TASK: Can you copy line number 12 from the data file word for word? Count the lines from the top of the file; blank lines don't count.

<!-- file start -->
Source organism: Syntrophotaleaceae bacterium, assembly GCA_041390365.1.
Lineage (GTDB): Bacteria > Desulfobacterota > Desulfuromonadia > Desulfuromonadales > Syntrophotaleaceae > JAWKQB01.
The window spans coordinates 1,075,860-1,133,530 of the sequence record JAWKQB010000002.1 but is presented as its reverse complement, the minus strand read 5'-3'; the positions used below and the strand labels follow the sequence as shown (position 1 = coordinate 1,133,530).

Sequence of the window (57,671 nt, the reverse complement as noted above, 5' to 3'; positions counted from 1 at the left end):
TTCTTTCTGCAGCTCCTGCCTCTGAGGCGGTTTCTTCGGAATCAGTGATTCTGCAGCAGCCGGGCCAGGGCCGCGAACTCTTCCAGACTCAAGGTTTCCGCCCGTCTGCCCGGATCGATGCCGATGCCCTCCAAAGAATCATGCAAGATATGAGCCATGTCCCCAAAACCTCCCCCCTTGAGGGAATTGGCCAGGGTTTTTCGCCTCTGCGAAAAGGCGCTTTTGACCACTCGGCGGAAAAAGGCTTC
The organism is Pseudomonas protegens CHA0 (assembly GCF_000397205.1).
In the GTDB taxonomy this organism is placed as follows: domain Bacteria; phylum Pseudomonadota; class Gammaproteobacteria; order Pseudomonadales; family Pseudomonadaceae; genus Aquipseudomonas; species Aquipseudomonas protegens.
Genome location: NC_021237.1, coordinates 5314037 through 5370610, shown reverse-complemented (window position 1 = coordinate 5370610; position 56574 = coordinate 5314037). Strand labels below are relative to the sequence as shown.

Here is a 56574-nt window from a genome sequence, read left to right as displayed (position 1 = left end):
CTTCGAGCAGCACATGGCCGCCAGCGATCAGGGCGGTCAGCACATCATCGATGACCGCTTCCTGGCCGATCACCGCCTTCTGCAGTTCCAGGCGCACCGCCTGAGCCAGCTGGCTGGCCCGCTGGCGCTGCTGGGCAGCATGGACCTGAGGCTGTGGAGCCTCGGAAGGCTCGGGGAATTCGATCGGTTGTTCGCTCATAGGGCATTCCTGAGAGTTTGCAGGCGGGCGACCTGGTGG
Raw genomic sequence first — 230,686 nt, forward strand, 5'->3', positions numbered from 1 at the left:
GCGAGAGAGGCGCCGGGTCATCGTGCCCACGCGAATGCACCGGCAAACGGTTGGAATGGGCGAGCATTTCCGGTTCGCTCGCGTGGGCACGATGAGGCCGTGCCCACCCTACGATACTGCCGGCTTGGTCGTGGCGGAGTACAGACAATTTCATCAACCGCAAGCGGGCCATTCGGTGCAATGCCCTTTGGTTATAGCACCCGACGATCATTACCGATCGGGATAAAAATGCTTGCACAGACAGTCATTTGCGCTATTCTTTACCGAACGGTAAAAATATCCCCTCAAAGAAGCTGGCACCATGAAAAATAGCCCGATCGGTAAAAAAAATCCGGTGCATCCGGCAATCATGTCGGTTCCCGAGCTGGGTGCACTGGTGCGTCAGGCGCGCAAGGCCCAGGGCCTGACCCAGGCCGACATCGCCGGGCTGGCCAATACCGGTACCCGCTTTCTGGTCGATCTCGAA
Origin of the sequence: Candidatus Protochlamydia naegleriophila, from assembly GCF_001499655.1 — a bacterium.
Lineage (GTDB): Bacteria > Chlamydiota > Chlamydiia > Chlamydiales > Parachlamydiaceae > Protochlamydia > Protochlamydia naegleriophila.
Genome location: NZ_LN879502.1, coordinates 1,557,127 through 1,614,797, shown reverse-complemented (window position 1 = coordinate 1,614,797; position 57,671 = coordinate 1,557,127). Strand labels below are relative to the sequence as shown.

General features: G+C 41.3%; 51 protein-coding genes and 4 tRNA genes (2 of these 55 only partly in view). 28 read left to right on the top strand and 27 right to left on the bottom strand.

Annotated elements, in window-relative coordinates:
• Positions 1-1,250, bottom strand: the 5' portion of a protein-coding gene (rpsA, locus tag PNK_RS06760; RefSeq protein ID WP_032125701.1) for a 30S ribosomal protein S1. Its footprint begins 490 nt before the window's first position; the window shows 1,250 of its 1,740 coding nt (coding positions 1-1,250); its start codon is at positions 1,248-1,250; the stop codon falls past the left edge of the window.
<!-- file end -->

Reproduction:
GCGAGAGAGGCGCCGGGTCATCGTGCCCACGCGAATGCACCGGCAAACGGTTGGAATGGGCGAGCATTTCCGGTTCGCTCGCGTGGGCACGATGAGGCCGTGCCCACCCTACGATACTGCCGGCTTGGTCGTGGCGGAGTACAGACAATTTCATCAACCGCAAGCGGGCCATTCGGTGCAATGCCCTTTGGTTATAGCACCCGACGATCATTACCGATCGGGATAAAAATGCTTGCACAGACAGTCATTTGCGCTATTCTTTACCGAACGGTAAAAATATCCCCTCAAAGAAGCTGGCACCATGAAAAATAGCCCGATCGGTAAAAAAAATCCGGTGCATCCGGCAATCATGTCGGTTCCCGAGCTGGGTGCACTGGTGCGTCAGGCGCGCAAGGCCCAGGGCCTGACCCAGGCCGACATCGCCGGGCTGGCCAATACCGGTACCCGCTTTCTGGTCGATCTCGAA